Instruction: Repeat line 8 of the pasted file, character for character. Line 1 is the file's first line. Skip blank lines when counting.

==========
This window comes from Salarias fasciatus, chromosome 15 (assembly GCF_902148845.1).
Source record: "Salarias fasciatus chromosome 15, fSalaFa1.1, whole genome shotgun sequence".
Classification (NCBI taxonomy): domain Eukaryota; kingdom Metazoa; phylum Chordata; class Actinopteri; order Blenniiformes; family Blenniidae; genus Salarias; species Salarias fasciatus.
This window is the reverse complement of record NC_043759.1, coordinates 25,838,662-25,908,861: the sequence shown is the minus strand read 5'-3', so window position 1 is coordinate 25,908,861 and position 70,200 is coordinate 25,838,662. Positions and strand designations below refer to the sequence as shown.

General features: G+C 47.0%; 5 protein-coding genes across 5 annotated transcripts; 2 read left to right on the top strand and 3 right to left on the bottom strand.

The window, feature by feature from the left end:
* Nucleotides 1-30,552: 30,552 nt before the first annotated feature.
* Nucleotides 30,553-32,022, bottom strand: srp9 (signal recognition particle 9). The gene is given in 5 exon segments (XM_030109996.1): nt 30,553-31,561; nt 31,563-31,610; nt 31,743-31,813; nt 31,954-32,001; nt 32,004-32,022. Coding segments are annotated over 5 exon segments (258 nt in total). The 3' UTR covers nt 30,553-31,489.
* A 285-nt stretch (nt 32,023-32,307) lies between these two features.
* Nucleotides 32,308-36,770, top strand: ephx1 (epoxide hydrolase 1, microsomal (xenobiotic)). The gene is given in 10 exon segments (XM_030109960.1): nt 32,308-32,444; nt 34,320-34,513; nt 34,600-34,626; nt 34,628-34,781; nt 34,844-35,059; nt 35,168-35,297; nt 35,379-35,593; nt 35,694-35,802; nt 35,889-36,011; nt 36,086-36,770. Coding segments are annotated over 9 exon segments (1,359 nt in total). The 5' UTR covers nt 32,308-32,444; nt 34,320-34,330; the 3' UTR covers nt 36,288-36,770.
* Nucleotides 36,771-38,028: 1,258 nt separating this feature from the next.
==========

* Nucleotides 30,553-32,022, bottom strand: srp9 (signal recognition particle 9). The gene is given in 5 exon segments (XM_030109996.1): nt 30,553-31,561; nt 31,563-31,610; nt 31,743-31,813; nt 31,954-32,001; nt 32,004-32,022. Coding segments are annotated over 5 exon segments (258 nt in total). The 3' UTR covers nt 30,553-31,489.